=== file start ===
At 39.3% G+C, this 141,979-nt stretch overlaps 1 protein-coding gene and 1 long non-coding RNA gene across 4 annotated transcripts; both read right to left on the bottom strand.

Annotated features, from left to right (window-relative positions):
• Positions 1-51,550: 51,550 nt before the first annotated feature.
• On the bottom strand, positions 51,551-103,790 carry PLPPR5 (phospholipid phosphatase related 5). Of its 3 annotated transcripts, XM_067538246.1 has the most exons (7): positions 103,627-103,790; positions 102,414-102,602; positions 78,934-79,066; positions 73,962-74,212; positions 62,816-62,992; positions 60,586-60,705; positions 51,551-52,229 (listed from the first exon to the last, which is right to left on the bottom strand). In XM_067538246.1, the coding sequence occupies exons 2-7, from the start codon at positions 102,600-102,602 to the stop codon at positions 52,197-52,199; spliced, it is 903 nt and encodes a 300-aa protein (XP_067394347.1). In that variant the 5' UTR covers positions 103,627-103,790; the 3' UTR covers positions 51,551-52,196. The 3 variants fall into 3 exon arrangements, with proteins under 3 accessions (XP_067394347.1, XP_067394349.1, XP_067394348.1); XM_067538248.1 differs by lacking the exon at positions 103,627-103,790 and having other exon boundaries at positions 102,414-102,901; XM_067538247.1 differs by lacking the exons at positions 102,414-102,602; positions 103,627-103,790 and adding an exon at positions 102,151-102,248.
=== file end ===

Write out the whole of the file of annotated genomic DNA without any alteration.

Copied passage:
At 39.3% G+C, this 141,979-nt stretch overlaps 1 protein-coding gene and 1 long non-coding RNA gene across 4 annotated transcripts; both read right to left on the bottom strand.

Annotated features, from left to right (window-relative positions):
• Positions 1-51,550: 51,550 nt before the first annotated feature.
• On the bottom strand, positions 51,551-103,790 carry PLPPR5 (phospholipid phosphatase related 5). Of its 3 annotated transcripts, XM_067538246.1 has the most exons (7): positions 103,627-103,790; positions 102,414-102,602; positions 78,934-79,066; positions 73,962-74,212; positions 62,816-62,992; positions 60,586-60,705; positions 51,551-52,229 (listed from the first exon to the last, which is right to left on the bottom strand). In XM_067538246.1, the coding sequence occupies exons 2-7, from the start codon at positions 102,600-102,602 to the stop codon at positions 52,197-52,199; spliced, it is 903 nt and encodes a 300-aa protein (XP_067394347.1). In that variant the 5' UTR covers positions 103,627-103,790; the 3' UTR covers positions 51,551-52,196. The 3 variants fall into 3 exon arrangements, with proteins under 3 accessions (XP_067394347.1, XP_067394349.1, XP_067394348.1); XM_067538248.1 differs by lacking the exon at positions 103,627-103,790 and having other exon boundaries at positions 102,414-102,901; XM_067538247.1 differs by lacking the exons at positions 102,414-102,602; positions 103,627-103,790 and adding an exon at positions 102,151-102,248.